stevecoleimages / iStock.com

stevecoleimages / iStock.com

Many American families transformed their stimulus payments into home equity by putting that cash into remodeling projects. It’s money well spent. A smart and strategic rehab can boost a home’s value by tens of thousands of dollars.

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But anyone shopping for DIY supplies or for the services of a contractor knows that remodeling a bathroom or adding a bedroom costs more now than it did before the virus — much more. A perfect storm of events has sent the cost of home renovations skyward. GOBankingRates talked to experts across the industry to find out why and to help you decide if now is the right time to finish your basement or build a deck.

It Started With a Lumber Crisis

There is a widespread consensus that building materials are much more expensive across the board and that lumber was the first domino to fall. Although wildfires, land disputes, environmental concerns, and an invasive beetle in Canada share some of the blame, much of the current lumber crisis can be traced to an avalanche of stimulus-induced demand.

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“Soon after the pandemic started, the demand for building materials for home improvement began to skyrocket as homeowners spent their stimulus checks on supplies,” said Robert Taylor, a 15-year Sacramento-area house flipper and the owner of The Real Estate Solutions Guy. “Lumber yards that typically catered to building contractors saw a large influx of homeowners coming in and buying materials. Within just a few months of the stimulus checks being received, lumber prices began to skyrocket. Two-by-fours went from $3 to $6. Plywood went from $20 to $60 over the year. Additionally, the demand for new homes has also increased the demand for lumber.”

From Lumber, Inflation Spread to Just About Everywhere

The ripple effects of the lumber crisis quickly began affecting price tags on building materials of all kinds.

“Most common home-improvement materials have gotten more expensive over the last year,” said real estate investor Tomas Satas, a professional flipper, landlord, and founder and CEO of Windy City HomeBuyer. “Everything from drywall, copper, and PVC plumbing materials, furnaces, AC condensers, electrical materials, concrete, and just about everything else has risen in price.”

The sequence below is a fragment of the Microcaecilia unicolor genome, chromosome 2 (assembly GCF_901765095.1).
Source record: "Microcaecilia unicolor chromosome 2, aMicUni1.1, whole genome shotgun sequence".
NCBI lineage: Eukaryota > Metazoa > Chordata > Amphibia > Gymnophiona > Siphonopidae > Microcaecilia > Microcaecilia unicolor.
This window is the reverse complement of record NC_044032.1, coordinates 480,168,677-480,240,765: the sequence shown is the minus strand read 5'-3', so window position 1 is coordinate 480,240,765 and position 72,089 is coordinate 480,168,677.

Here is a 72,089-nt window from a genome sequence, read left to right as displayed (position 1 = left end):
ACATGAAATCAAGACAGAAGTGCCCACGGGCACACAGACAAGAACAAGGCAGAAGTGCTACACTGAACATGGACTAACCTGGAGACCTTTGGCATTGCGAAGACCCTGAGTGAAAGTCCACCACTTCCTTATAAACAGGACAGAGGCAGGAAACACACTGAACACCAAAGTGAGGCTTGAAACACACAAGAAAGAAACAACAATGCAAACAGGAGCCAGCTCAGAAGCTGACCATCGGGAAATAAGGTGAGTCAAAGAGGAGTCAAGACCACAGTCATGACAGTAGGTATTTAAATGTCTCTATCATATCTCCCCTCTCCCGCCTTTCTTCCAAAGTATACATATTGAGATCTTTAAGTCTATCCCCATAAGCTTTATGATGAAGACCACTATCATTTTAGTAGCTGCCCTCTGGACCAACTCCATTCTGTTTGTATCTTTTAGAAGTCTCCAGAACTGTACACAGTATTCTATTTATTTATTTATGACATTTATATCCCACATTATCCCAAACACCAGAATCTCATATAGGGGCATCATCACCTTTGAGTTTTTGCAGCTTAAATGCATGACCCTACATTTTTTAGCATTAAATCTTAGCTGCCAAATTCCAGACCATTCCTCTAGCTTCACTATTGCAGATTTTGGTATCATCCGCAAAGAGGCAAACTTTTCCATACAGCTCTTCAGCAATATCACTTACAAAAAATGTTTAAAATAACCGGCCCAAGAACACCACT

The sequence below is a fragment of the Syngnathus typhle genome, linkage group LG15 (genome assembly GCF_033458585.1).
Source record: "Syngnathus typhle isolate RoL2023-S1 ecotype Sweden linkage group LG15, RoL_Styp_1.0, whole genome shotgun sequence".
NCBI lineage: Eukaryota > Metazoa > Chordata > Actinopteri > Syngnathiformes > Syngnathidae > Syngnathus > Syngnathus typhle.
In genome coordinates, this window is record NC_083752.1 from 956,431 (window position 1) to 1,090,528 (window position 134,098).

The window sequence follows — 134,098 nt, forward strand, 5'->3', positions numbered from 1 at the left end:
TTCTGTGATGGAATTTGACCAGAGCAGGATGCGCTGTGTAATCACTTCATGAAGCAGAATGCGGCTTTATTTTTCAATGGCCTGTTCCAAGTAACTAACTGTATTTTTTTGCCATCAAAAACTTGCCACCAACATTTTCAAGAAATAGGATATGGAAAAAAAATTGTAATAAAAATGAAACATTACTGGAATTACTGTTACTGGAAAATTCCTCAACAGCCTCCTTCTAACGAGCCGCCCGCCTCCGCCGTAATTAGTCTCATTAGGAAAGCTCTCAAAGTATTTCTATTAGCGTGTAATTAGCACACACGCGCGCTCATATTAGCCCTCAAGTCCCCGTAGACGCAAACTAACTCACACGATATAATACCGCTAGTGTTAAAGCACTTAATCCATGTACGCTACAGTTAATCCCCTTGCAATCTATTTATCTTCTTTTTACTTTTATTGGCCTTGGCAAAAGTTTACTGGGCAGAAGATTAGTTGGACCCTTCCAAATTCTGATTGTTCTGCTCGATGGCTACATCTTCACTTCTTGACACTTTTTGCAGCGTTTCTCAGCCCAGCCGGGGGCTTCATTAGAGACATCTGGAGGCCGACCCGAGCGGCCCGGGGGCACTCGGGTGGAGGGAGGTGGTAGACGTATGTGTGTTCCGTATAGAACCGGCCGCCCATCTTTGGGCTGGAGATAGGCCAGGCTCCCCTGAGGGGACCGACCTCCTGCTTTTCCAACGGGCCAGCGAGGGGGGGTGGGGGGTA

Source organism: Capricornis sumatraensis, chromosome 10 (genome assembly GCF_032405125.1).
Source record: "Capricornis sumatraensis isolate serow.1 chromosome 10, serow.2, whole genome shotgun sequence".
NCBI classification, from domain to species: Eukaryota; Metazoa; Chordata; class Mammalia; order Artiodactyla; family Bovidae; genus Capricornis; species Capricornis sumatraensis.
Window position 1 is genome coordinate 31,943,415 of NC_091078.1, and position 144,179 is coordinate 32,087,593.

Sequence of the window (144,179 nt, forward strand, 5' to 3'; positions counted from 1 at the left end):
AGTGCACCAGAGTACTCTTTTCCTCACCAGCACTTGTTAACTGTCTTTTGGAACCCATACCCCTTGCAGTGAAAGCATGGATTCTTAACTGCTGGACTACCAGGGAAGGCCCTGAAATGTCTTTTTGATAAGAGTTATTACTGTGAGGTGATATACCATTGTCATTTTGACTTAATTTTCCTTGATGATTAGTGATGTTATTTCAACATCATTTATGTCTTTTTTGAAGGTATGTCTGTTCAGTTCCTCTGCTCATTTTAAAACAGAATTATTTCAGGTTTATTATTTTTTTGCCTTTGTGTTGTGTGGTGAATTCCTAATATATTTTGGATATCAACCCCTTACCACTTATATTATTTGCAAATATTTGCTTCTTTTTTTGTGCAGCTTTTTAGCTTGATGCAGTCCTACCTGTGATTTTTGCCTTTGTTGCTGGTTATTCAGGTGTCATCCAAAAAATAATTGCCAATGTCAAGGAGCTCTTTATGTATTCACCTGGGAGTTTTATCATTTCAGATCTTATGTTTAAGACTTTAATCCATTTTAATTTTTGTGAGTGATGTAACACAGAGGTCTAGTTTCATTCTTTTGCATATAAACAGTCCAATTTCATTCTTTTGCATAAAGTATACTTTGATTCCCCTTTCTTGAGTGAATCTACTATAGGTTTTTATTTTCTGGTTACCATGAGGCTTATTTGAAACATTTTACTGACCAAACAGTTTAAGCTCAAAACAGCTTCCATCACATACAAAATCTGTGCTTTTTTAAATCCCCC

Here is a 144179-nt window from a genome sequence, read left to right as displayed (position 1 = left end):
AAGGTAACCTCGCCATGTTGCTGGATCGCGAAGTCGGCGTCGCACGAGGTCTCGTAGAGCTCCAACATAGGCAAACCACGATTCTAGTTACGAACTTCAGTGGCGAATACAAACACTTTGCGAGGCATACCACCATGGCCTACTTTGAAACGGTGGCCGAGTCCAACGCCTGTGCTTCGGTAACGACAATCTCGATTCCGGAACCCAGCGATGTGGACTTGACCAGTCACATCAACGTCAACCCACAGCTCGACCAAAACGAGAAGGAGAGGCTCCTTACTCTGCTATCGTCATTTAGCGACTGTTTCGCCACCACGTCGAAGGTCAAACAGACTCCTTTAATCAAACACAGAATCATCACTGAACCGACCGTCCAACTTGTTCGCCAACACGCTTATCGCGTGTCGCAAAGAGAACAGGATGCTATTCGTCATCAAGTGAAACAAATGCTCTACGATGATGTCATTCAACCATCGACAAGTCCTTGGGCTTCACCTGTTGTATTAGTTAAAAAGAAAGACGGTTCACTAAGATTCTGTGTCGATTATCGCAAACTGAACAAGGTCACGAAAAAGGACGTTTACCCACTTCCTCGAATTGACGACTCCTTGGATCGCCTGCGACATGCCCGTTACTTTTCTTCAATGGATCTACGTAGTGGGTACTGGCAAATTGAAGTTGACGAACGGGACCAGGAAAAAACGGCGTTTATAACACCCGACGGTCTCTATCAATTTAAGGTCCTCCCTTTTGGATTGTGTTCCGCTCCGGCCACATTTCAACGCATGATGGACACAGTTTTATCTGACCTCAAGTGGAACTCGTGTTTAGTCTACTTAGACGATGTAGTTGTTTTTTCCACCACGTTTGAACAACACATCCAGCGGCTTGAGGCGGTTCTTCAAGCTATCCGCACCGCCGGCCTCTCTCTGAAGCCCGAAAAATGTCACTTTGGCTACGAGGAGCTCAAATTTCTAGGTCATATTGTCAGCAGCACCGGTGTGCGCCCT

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Licensed broker Bill Samuel, a full-time residential real estate developer and rehab specialist with Blue Ladder Development, is having a very similar experience.

“Sheet metal has gone up considerably since the start of the pandemic and has seen dramatic price increases since the start of the year,” Samuel said. “Really, all the raw materials used for the installation of HVAC ductwork in a home have gone up quite a bit. Copper pipes used for plumbing supply lines have also gone up quite a bit since the start of the pandemic.”

Indirect Costs Are Adding to the Tally

The rising price of raw materials has caught the industry’s attention, but there are other contributing factors that aren’t as obvious.

“There are definitely indirect costs that are making home rehabs pricier,” Satas said. “A few examples are the deficit of plastics coming out of Texas due to a major pipeline getting shut down, a decrease in the supply from the lumber industry as workers got laid off during the pandemic, the rising costs of shipping, and the rising costs of fuel, which indirectly affects almost everything to a certain extent.”

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All of this is taking place as the hottest real estate market in a generation continues to gobble up supplies and churn out new demand.

“It’s not just building materials that have gone up in price,” said Volodymyr Barabakh, co-founder and project director of BM International Builders. “The surging cost of buying a home has seen more and more people wanting to build rather than buy. This has pushed up the cost of contractors who are struggling to keep up with this additional demand.”